The complaint notes that while Subaru claims it extended its new car warranty by two years for front windshield failure, the extension only applied to certain members of the proposed class. Further, when Subaru dealers have repaired the windshields, they often replaced them with other faulty units, according to the complaint. Oh yea, that makes sense.
According to the Subaru lawsuit, Subaru is in violation of California’s Consumers Legal Remedies Act and Unfair Competition Law, and is in breach of implied and express warranties, and fraudulent omission.
Luong is seeking replacement windshields—you think?—an extended windshield warranty; the reimbursement of costs related to the faulty windshields; a halt to sales of the faulty vehicles without first notifying consumers of the defect; compensatory, exemplary and statutory damages; disgorgement of profits from the sale of the defective vehicles; and fees and costs.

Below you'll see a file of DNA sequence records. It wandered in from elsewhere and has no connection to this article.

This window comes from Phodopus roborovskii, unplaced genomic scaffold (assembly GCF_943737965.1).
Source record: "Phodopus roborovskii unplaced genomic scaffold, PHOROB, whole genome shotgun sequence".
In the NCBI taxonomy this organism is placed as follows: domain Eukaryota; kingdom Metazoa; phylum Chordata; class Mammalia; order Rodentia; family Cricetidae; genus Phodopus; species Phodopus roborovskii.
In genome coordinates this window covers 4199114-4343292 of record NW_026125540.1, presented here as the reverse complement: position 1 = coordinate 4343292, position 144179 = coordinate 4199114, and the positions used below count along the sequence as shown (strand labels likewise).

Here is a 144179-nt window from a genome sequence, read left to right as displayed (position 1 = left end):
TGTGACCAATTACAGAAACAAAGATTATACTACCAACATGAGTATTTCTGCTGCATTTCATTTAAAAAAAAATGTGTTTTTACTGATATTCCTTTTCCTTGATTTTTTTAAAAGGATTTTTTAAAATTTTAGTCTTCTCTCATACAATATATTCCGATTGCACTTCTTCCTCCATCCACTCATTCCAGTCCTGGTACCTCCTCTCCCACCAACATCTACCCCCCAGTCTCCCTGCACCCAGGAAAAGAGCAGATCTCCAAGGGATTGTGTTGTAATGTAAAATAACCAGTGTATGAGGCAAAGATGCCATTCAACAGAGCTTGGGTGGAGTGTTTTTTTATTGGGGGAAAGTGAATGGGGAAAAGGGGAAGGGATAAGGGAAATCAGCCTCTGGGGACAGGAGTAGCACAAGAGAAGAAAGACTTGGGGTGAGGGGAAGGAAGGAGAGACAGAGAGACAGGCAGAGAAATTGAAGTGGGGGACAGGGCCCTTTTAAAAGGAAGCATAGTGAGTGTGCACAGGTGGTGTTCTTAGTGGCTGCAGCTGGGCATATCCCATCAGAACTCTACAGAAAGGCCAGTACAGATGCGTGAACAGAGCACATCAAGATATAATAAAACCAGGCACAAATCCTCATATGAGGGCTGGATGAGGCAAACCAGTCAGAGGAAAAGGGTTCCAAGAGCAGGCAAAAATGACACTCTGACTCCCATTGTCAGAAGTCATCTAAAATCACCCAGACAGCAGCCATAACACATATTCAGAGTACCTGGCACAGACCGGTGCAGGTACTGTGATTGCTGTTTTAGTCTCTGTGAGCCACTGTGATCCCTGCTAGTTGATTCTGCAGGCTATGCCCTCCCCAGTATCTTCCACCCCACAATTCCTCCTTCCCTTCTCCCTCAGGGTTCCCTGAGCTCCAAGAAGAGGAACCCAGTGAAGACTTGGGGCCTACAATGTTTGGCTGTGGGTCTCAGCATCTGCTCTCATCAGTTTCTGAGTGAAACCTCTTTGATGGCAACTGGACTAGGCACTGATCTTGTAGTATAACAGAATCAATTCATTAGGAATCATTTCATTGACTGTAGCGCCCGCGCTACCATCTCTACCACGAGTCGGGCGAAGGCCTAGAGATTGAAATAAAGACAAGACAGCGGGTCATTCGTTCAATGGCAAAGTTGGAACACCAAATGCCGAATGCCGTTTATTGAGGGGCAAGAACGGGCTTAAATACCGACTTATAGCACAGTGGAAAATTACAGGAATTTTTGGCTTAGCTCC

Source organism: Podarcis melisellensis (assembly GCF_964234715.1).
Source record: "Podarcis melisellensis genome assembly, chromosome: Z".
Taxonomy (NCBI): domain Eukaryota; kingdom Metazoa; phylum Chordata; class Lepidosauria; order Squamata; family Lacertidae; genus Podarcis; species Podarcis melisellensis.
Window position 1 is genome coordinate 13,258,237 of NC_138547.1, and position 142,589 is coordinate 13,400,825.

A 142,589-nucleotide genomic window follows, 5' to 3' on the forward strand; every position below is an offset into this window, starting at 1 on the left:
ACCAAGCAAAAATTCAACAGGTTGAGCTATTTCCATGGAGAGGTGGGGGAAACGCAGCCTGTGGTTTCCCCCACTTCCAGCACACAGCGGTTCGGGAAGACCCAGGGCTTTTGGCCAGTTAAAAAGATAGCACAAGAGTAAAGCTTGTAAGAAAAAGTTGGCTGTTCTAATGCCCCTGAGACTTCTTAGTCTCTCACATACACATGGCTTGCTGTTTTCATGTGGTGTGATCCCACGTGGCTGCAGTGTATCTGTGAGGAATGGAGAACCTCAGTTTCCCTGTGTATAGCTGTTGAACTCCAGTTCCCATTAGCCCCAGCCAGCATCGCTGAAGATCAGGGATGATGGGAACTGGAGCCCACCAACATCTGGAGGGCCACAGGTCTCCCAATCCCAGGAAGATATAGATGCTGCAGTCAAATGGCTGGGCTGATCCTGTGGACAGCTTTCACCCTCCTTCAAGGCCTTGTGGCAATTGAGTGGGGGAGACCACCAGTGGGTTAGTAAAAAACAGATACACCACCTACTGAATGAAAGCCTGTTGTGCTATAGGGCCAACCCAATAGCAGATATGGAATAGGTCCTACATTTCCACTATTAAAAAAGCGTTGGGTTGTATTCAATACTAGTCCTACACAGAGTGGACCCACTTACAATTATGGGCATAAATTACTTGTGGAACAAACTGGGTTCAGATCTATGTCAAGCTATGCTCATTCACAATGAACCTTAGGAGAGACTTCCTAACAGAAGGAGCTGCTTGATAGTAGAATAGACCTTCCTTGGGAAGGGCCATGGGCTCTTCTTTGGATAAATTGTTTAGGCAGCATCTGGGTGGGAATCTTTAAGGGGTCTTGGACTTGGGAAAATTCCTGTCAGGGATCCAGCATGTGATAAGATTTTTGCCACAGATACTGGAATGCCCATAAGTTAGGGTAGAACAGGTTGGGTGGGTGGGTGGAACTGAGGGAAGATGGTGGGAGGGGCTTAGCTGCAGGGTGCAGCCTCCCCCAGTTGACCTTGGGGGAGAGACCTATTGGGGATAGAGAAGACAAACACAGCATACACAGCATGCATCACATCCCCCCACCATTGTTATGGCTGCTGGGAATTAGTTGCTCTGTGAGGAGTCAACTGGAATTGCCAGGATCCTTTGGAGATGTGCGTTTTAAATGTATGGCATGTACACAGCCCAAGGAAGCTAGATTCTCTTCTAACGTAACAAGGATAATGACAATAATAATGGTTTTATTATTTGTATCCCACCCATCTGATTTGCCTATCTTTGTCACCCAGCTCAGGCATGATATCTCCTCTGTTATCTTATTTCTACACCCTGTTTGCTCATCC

Five Guys got served this week. Yup—the popular burger chain is facing a potential class action lawsuit brought by a former employee who claims the company violated the Fair Credit Reporting Act (FCRA) and California labor law by conducting background checks on employees without properly notifying them and committing a number of wage and hour violations. Further, the lawsuit contends that Five Guys failed to provide employees with legally required rest and meal breaks.
Filed by plaintiff Jeremy R. Lusk, the complaint claims that Lusk was periodically required to perform off-the-clock tasks and denied meal and rest breaks, along with other employment law infractions.
“Plaintiff is informed and believes and thereon alleges that defendants have a policy or practice of failing to comply with the labor code and the business and professions code as alleged herein,” the Five Guys lawsuit states.